Skip to Content

Diary

Diary

18 February 2012

4:00 PM

18 February 2012

4:00 PM

We are not made incrementally aware of things that happen incrementally. Though something may have been changing for a while, the realisation comes all at once in a swoop, usually when it’s far too late. I realised that I had become a ‘madam’ last weekend, in the butcher’s. We had a bit of a joke, the butcher and I, over the severed limbs, then as he handed me my bag, he said: ‘There you go, madam.’ Madam? Madam? Madam? What happened to babe? I’m sure I was babe last week. Since the butcher opened my ears, life has become a terrible cacophony of madams: ‘£3.50 please, madam,’ ‘sorry, madam,’ ‘thank you, madam.’ Whilst I was buying mince, my girlhood slipped away.

•••

Once a woman’s had her ‘madam moment’, there’s no turning back. Each ‘madam’ has a madamising effect: I feel more staid, less flippant; my feet flatter on the floor. Yesterday I impulse-bought Carmen rollers online. There’s some consolation to be had from the thought that men suffer too. Few notice, I guess, the slow steady loss of hair. All at once there’s a new pink patch in the changing room’s angled mirror; a tonsure in some photo tagged on Facebook. But you can hide a bald spot, boys, though your trembling fingers return to touch your tender head. There’s no hiding from the ‘madams’. Unless, I suppose, I live on takeaways, shop online and never take a taxi or buy a ticket for anything ever again. Which is a thought.


•••

Every day, except when it’s raining, I cycle to work through Trafalgar Square and pause to gaze at the ship in a big plastic bottle on the fourth plinth. What makes it so horrid? The ship is a scale model of Nelson’s Victory with sails made of an African print and I’m told it symbolises the triumph of ethnic diversity over pallid, monocultural imperial Britain. But that doesn’t make it pretty. The ship finally sailed last week, but just as I was celebrating, brother Jack told me that the Art Fund (usually an excellent institution) are trying to buy the bottle for the nation, so as to cement it to the ground outside the Maritime Museum in Greenwich where it will forever seem to float down the Thames as a monument, perhaps, to all the plastic waste at sea. The Art Fund have stumped up 50 grand, and they suggest that art lovers give a fiver each to help gather in the £300,000 that’s still left to pay. I suggest art lovers spend 46p on a stamp for their letter to the Art Fund setting them straight, and the remaining £4.54 on a cup of tea and a bun in the lovely café beside the National Gallery.

•••

After buying my Carmen rollers, I read that nice little note that Google wrote to its users about its new ‘privacy’ policy, in which it explains just how unfrightening data-sharing really is. It’s actually in my interest, said Google, for it to share my search history with interested parties, so that my internet experience can be tailored to my needs. The note was written in a super-casual voice — the sort a psycho might use to lure someone down an alley — but I was almost won round. And yet … on Monday night I woke too early and reached for my iphone to see the time. Because my iphone is tailored to my needs it told me I had an email from Amazon; because Amazon is tailored to my needs, it couldn’t wait till morning to tell me about a new pair of trainers it thought might be up my street; because paypal is tailored to my needs, it offered me the option of a one-click buy. It was 4 a.m. I didn’t need a tailored internet experience, but I did need some indefinable form of comfort. I clicked. In a few days a shoebox will arrive and I’ll glance briefly at the unwanted trainers before tucking them under my desk, where they’ll stay, with the other boxes, in the shameful dark.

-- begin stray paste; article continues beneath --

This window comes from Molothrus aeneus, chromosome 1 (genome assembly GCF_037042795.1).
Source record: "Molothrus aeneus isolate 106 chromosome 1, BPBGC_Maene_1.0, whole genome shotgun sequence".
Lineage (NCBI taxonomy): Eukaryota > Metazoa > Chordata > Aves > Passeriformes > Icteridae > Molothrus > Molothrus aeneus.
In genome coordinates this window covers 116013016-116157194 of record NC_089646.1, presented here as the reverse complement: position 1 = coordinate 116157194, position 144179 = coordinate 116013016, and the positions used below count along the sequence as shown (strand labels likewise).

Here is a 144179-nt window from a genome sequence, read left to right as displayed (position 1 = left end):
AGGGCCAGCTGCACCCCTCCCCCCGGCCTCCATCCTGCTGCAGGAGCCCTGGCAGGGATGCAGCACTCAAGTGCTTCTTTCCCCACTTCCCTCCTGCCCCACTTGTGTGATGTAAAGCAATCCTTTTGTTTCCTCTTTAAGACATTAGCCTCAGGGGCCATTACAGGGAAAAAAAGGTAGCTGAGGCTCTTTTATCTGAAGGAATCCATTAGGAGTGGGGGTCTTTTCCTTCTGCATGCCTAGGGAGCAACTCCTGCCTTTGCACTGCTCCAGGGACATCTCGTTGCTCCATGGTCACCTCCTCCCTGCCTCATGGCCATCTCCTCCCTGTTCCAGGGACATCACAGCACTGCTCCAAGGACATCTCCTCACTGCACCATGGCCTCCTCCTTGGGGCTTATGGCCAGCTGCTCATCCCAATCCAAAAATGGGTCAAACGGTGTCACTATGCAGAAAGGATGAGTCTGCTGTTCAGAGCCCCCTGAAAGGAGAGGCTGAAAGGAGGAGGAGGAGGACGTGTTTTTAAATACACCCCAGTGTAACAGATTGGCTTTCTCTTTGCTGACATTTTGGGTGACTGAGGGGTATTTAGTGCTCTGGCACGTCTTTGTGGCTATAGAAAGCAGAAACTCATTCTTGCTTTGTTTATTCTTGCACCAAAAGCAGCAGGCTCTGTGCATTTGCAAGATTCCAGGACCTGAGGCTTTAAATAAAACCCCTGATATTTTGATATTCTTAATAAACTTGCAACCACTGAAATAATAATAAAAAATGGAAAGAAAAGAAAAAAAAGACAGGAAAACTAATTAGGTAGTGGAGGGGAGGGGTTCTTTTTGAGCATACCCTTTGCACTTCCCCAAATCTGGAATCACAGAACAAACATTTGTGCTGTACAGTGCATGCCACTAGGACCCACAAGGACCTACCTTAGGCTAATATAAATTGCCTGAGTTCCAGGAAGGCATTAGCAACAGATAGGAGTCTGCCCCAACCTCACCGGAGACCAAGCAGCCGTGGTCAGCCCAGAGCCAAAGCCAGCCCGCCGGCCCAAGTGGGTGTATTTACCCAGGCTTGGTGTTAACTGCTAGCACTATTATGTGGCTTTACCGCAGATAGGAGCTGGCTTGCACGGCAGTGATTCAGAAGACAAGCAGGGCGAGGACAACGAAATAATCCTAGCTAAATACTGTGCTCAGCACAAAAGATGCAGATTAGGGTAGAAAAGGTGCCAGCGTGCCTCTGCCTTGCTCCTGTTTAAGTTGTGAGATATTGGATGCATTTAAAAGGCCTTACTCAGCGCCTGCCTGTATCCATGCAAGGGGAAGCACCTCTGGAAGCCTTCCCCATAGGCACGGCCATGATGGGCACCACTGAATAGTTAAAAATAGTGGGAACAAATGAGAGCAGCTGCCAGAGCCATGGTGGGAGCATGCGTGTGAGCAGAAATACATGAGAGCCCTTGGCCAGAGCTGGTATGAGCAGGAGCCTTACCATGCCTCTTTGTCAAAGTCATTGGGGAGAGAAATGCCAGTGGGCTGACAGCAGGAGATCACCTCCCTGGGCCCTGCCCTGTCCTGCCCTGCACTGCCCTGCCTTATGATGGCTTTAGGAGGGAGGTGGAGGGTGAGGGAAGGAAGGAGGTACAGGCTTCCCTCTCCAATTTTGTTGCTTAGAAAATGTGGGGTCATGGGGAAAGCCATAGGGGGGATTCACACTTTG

•••

Vain men are much vainer than vain women — I have proof. In a pathetic attempt to stem the endless flow of ‘madams’ I went to the gym, but I was diverted from actual exercise by the extraordinary difference in male and female gym behaviour. Whilst the ladies occupy the unobtrusive mats in the communal workout area, the men jostle for mirror space — then stand so close they mist the glass, twitching their pecs and stroking their own stomachs. Because the ladies’ changing rooms were being repainted, we girls had the run of the men’s this week. The ladies’ room has nooks and crannies for the madams to hide in. All the men have is one big square box — no nooks — entirely lined with mirrors. My friend who works at the gym says that at closing time, when the men are in their usual room, he’ll go to turn out the lights and find, inevitably, a handful of narcissistic stragglers, unable to tear themselves away from their reflections, lost in a trance of self-love. 


Show comments
Close